Now Jesus has been raised and exalted to glory at God’s right hand as the king, the Lord. That is the gospel: “The kingdoms of this world have become the kingdom of our God and of His Christ, and He will reign forever and ever” (Rev. 11:15).

Jesus’ Lordship is good news for us because we live in a world full of competing lords. Some people live in anarchy or under oppression. But Jesus is Lord and He judges righteously, defending His people, conquering the wicked.

But that isn’t the only comfort Jesus’ kingship gives us. Jesus also gives us His life, not as a model (we don’t do exactly what He did) but as a type, a pattern for our lives. Jesus is a king, and so are we (Rev. 5:10). Jesus is enthroned in heavenly places with all things being placed under His feet (Eph. 1:20ff.) and so are we (Eph. 2:6).

All of us are kings who reign with Christ. But it’s helpful also think about kingship as a stage in our development toward maturity. We start off as children or young people in a sort of priestly phase, but we move on to something that parallel’s Israel’s kingly phase. We start out learning to be obedient servants and then we grow — or ought to grow — into wise rulers.

But there are temptations we face. Young people who haven’t learned to serve make bad rulers, often flaunting their authority and bossing others around. It’s easy to forget that biblical rule involves service.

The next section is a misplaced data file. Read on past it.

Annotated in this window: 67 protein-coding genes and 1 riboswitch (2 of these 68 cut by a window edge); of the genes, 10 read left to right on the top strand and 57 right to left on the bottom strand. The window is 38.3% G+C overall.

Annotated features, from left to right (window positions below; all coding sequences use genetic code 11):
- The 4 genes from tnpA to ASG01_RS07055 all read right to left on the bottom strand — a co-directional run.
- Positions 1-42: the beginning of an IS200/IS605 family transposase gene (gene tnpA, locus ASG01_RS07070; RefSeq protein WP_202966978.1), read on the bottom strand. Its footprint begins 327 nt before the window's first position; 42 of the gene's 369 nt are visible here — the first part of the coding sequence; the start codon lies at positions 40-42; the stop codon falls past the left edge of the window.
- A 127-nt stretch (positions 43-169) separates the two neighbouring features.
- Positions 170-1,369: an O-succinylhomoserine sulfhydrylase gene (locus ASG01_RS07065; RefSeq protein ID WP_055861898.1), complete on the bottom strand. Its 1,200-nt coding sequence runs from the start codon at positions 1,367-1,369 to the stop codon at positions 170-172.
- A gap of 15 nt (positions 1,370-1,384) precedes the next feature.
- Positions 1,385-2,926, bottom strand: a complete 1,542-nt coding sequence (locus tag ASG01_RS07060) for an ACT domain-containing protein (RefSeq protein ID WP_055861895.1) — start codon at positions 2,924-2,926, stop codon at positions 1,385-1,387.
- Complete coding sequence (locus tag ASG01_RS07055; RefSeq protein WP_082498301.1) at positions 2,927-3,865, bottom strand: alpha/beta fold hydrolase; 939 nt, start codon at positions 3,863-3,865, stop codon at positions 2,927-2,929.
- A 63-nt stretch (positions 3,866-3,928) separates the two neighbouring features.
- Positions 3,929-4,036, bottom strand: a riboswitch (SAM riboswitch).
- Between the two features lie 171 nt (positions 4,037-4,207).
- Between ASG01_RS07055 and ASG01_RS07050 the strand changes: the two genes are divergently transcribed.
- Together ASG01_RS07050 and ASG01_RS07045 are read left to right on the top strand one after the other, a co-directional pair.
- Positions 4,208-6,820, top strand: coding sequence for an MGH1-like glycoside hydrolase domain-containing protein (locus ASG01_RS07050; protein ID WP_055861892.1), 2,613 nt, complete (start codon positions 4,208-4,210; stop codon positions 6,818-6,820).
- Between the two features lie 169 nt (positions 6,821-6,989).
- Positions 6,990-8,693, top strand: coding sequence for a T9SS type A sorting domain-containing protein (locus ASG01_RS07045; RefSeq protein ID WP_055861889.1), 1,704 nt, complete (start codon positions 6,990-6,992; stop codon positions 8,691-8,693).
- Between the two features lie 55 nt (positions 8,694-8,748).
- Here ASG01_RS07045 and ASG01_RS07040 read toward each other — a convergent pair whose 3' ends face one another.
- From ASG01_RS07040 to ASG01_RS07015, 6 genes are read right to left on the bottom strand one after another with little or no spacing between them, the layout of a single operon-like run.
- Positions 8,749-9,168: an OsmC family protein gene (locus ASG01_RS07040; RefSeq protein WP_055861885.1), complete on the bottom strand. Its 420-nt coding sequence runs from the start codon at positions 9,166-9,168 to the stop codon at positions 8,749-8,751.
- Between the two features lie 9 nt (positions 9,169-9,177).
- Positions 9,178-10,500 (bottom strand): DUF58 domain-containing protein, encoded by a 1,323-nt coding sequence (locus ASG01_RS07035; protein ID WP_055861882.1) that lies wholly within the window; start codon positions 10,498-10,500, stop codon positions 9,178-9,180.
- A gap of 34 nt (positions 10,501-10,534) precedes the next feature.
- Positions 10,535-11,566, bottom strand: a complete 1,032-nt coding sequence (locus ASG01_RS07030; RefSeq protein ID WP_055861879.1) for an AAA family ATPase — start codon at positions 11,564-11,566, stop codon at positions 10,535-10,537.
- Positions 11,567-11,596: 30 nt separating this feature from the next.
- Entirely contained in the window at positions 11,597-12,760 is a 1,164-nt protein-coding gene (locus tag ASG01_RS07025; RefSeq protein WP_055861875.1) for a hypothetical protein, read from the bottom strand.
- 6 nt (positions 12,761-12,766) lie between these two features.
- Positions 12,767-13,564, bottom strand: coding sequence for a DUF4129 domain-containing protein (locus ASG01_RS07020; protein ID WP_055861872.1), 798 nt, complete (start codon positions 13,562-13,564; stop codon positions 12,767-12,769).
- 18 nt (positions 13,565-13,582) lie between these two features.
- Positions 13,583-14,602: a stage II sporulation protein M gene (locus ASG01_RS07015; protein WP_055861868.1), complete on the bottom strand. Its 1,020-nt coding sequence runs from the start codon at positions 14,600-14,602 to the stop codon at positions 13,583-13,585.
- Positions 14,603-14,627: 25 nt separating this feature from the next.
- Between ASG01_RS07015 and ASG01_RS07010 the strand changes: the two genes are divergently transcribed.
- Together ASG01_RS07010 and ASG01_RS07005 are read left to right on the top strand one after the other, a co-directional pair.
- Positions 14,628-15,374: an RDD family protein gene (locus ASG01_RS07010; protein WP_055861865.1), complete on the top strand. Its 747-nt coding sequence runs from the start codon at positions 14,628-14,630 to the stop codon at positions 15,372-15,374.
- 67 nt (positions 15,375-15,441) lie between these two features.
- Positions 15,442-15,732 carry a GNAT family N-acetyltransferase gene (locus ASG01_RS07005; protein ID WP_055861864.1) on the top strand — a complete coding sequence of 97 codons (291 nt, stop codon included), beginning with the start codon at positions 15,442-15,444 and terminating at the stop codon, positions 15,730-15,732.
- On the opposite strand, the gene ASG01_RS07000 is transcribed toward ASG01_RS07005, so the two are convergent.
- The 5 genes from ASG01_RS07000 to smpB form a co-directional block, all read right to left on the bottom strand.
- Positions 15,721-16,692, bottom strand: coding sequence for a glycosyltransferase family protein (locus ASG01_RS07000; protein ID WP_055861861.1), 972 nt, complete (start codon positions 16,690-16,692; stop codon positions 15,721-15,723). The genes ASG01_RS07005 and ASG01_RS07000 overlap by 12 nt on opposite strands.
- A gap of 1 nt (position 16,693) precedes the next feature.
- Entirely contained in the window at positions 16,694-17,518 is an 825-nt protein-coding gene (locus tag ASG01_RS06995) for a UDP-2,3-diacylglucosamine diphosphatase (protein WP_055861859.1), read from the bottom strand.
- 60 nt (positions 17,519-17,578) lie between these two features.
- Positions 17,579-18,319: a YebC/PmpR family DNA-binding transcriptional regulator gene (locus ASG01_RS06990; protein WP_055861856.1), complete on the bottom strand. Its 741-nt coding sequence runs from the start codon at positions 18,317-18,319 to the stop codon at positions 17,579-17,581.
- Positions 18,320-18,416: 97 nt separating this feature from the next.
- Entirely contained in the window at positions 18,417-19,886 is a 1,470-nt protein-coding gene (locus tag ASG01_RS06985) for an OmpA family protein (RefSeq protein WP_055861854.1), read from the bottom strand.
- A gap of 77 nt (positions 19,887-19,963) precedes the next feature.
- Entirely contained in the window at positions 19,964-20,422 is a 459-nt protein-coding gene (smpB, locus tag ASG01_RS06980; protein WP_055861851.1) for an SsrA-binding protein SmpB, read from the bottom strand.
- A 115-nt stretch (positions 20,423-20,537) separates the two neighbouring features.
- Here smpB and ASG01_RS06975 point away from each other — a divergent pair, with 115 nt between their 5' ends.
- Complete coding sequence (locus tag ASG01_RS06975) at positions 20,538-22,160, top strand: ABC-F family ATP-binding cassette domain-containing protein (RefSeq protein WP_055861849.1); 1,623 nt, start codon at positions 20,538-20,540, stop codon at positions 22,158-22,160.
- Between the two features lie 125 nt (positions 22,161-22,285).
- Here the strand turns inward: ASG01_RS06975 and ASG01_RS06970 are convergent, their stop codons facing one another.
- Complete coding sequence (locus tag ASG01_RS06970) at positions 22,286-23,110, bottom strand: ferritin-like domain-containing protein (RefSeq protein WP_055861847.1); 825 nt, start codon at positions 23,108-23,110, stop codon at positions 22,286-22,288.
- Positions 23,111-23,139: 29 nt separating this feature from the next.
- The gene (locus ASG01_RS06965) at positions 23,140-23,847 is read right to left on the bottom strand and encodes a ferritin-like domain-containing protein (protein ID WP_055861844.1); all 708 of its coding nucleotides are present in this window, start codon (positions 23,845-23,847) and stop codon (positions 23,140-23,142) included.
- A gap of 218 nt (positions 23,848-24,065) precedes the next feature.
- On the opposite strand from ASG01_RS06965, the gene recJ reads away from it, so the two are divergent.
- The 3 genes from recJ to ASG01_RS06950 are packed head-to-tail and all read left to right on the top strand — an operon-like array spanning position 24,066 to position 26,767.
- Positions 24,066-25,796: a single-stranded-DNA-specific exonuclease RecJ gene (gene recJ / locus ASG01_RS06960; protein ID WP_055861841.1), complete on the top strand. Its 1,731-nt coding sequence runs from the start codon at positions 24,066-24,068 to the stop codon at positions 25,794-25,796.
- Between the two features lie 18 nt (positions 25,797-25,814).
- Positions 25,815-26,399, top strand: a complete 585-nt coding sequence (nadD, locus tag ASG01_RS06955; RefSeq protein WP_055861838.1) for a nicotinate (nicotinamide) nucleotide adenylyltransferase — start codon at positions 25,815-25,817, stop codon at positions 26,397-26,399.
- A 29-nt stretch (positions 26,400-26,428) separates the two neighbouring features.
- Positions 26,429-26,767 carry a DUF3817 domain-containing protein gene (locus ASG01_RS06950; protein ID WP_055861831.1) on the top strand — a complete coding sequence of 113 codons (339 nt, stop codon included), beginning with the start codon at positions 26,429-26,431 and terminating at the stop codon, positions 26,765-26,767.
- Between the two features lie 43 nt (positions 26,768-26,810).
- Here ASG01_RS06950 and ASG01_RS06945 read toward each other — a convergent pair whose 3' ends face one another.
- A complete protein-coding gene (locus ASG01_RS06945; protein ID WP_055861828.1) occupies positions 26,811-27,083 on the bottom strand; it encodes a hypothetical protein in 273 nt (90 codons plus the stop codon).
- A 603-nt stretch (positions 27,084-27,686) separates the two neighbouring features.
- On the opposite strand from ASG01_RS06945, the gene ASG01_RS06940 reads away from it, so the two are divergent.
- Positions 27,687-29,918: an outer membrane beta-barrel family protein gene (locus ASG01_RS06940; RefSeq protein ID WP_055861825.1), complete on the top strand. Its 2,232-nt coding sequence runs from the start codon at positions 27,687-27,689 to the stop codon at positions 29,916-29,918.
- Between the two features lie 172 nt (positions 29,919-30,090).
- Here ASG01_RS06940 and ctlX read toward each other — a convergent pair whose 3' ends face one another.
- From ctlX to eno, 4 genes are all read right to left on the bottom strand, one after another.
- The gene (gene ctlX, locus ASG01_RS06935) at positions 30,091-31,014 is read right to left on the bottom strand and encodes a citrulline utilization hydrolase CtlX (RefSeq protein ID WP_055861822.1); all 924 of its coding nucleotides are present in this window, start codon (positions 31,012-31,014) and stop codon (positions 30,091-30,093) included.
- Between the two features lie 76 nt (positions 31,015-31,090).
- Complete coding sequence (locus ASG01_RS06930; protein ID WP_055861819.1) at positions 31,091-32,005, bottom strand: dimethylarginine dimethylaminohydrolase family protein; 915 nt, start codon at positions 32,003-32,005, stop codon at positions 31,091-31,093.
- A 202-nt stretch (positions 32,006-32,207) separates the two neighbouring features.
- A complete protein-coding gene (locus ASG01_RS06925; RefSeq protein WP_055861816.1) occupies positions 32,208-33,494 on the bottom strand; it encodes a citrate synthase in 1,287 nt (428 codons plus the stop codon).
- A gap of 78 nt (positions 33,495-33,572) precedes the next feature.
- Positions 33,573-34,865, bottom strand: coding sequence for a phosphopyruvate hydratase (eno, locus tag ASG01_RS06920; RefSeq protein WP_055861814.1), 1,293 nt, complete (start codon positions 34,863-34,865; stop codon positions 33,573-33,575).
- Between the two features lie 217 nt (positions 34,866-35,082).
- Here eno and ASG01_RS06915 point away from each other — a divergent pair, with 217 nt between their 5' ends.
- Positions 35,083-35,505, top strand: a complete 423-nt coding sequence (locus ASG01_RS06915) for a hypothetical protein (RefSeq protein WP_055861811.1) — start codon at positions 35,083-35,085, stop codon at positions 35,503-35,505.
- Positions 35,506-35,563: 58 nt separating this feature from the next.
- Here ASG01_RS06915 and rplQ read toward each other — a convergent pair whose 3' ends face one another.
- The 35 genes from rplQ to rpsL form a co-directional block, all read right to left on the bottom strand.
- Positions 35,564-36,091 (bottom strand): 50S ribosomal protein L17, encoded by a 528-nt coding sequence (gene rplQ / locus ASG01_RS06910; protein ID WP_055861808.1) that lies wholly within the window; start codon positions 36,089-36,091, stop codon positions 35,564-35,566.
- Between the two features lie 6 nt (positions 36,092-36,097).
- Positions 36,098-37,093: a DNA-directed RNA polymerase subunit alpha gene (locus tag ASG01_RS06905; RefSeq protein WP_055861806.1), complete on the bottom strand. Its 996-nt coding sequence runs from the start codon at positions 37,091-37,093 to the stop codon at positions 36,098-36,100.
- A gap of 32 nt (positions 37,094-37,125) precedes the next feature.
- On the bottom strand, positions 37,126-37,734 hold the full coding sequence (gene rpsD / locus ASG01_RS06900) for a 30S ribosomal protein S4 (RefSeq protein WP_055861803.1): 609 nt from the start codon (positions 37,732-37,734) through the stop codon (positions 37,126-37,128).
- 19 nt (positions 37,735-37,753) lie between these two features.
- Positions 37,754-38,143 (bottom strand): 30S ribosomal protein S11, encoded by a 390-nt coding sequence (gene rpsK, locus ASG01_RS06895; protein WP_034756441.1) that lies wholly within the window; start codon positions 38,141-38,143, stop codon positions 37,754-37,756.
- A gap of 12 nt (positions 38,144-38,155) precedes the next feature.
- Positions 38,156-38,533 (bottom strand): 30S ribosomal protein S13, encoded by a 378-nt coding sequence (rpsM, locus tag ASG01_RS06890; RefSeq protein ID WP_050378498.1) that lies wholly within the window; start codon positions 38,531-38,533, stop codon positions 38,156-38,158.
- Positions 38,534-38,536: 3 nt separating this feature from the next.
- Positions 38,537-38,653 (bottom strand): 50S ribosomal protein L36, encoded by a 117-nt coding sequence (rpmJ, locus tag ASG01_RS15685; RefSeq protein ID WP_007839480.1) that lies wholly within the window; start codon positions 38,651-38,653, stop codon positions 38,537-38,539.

It’s tempting, too, to be irresponsible as kings, to get married but wish you were still single and free from responsibility, to try to shift your responsibility to your wife. Middle-aged men, in particular, go through mid-life crises when they are tempted to shirk their responsibilities and act like teenagers.

It’s hard to be a king because kingship in Jesus’ pattern means dying for others, putting others ahead of yourself (Phil. 2:5ff.). Priests have to die, and so do kings. But this double-death is what leads to full glory. If we grab for glory for ourselves we lose it. But if we follow Christ’s pattern and let God grow us to maturity through suffering and death, we will share in glory with Christ.

Jesus came to be king. That’s the good news we celebrate at this time of year. But He came also to make us kings to serve God, to exercise dominion, to care for His people, to make wise judgments, and to give ourselves for others. That is the path to glory with Christ.

Posted by John Barach @ 5:10 pm | Discuss (0)